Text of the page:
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How to become a Research Engineer: A Guide Research Engineering

Team Pitch N HirePosted onMon Aug 08 20222 min read
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Ever thought about how you can take advantage of the flourishing industrial sector? Well, the easiest way to do so is to land a job as a research engineer. Research engineers are employed in a multitude of industries from aerospace to the mechanics and even fuel industries. The salary is heavily dependent on the industry that he chooses to specialize in, however, it pays quite well.

It is a booming market that has seen tremendous growth in recent decades. Job security and remunerative salaries are some of the perks that attract young students to this field being one of the highest paying professions globally. And it is expected to reach greater heights in the coming decades. In this article, we have explained everything about the research engineer job description. From what is a research engineer to how to become a research engineer, we have got you covered! Read on to know all. 

What is a research engineer?

To put it simply, research engineers gather information, data, and samples to test them and to find the best method for application. That is, they design new products and technology through intensive background work such as research, investigation, experimentation, and scrutiny. This is what a basic job description looks like. However, specific duties depend on the branch of engineering they work in and the precise requirements. Every field of work requires research engineers. And, in recent years, research engineering has proved to be the backbone of the industrial and technological markets. Without them, we wouldn’t have the latest technological devices or even medicines. 

What does a research engineer do?

Ones knowing the whereabout, we need to know the works in detail now.

Lab technician dressed in protective suit as safety precaution looking at test tube. Scientist in laboratory wearing coverall doing research and analyzing substance during global pandemic with covid19. As we said, research engineers are employed in a multitude of industries, from aerospace to petroleum, retail, etc. There are multiple alternative titles associated with the field. You might be familiar with job titles like government engineer, component researcher, research and development engineer, materials engineer, etc. All these job titles refer to this one common profession.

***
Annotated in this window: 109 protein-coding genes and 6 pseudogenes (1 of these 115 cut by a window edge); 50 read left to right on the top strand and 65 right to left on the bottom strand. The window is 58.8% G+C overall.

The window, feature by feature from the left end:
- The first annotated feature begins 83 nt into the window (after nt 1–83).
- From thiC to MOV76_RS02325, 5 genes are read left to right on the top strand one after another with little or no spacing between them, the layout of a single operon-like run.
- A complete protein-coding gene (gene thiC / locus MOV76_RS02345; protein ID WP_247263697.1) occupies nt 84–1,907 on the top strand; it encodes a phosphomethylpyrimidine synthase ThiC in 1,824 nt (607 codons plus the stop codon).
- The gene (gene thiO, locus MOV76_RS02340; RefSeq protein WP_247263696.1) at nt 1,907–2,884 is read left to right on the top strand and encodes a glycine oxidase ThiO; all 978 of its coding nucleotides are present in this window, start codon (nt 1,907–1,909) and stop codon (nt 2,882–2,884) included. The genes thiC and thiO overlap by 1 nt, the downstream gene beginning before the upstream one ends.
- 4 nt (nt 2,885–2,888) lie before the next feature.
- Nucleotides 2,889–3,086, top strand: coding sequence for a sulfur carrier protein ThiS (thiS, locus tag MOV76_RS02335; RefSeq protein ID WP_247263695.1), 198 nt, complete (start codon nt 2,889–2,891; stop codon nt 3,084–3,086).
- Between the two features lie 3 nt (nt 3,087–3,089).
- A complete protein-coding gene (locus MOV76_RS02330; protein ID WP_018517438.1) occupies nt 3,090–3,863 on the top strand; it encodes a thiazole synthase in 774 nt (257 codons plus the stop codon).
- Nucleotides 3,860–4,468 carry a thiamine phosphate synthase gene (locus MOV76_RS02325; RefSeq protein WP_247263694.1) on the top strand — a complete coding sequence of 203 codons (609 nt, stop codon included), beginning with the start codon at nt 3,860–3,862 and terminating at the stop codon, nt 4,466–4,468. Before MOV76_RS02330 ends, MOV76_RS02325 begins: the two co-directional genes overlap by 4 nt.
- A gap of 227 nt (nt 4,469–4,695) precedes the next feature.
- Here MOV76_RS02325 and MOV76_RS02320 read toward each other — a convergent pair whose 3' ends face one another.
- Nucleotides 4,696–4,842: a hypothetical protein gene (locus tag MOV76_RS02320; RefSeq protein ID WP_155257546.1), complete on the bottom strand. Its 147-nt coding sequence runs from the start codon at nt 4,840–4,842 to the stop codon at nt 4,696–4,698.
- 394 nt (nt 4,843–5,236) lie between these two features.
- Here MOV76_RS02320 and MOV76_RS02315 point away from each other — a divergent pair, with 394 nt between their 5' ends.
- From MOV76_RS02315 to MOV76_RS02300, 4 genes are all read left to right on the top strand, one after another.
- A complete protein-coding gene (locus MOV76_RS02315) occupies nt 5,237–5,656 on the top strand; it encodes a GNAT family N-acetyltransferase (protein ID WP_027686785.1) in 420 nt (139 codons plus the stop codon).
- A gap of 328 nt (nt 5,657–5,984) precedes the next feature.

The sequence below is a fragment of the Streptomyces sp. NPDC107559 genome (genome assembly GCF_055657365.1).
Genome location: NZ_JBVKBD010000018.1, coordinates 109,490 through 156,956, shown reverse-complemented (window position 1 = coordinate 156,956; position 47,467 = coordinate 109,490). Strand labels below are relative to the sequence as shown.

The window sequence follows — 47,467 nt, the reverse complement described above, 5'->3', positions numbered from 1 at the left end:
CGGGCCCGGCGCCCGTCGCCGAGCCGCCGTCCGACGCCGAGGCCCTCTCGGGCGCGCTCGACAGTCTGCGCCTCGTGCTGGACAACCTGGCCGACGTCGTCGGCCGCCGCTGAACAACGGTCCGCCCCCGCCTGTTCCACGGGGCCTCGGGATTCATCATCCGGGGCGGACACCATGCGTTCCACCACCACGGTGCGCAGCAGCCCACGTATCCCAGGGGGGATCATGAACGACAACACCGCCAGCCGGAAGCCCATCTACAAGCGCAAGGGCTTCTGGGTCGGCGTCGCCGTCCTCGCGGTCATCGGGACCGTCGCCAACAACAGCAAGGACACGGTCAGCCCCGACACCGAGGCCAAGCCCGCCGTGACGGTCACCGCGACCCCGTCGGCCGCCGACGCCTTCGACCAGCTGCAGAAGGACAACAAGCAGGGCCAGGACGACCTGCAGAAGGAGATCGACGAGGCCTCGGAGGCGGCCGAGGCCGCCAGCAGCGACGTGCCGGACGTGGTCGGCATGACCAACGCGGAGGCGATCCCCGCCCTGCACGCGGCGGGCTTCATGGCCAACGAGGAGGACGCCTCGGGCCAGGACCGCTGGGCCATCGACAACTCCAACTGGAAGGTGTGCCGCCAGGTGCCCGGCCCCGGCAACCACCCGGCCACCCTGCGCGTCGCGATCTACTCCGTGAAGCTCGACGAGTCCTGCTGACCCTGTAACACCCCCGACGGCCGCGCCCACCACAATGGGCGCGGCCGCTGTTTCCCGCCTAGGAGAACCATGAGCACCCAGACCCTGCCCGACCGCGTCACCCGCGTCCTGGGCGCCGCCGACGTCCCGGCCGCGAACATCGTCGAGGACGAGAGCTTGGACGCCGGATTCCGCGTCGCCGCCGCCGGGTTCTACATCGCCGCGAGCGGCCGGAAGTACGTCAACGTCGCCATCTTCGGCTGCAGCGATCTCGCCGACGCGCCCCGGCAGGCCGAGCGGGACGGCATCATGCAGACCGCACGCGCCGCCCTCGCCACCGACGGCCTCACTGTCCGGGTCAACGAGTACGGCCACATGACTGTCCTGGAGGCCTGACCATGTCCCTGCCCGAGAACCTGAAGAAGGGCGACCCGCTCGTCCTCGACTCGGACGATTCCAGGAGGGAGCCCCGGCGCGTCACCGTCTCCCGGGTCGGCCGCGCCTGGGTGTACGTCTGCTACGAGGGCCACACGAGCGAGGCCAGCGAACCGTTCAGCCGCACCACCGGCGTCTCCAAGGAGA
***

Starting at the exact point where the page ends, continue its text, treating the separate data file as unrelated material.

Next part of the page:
Usually working with the government, manufacturers, private corporations, and even academic institutions, their job description entails planning, managing, and executing development projects specific to the field they are employed in. They assist in the development and design of new products while improving existing technologies and giving birth to innovations. Therefore, it is all about the implementation of research findings. They may also work in laboratories specific to their field. For example, biomedical engineers may monitor chemical reactions and product engineers in industrial fields may evaluate materials to find the most durable materials to build a particular product.  Additionally, research engineers also take up the jobs of supervising during a development project.

Other duties include the following: 

  1. Performing cutting-edge research and surveys.
  2. Writing summaries of structural tests
  3. Pitching product ideas to project managers
  4. Publishing and announcing findings, presenting at conferences
  5. Preparing monthly budget reports and annual estimates
  6. Creating prototypes while sticking to cost restrictions
  7. Designing testing procedures
  8. Coordinating with the team to solve problems
  9. Exploring ways to improve technology
  10. Leading and supervising teams of engineers, technicians, and scientists

How to become a research engineer? 

Now that we have explored the job description, let’s see how to become one.

How to become a research engineer

Like every field, here too is the need to have specific skills and educational qualifications. If you want to know how to become a research engineer, the first and foremost thing for you to do is get a bachelor’s degree. One should hold a bachelor’s degree of at least 4 years in an engineering field. Some industries prefer a master’s or postgraduate degree too. During the first two years of the 4-year program, aspiring research designers take courses in advanced mathematics, physics and chemistry. And, during the remaining two years, they choose a specialization by opting for field-specific courses like fluid mechanics or molecular systems, etc. 

Besides the educational qualifications, there are some professional requirements needed to become a research engineer. Professional requirements may include past work experience including internships. Like every profession, here too you must be passionate about what you are doing. You need to be curious and innovative. Conventional people are not welcome in this field as you have to think out of the box to fuel innovations. Research engineers should also be good team players as you will be required to work in a team. ‘Above all, computer skills are increasingly required in this profession. You should be familiar with coding and CAE methods. 

How much does a research engineer make? 

The salary may vary from $20,000 a year to $200,000 a year. It depends on your qualifications and whether you are a junior intern or a senior research engineer. In conclusion, the research engineering profession is one of the fastest-growing industries in today’s day and age. If you see an opportunity, you should seize it. 

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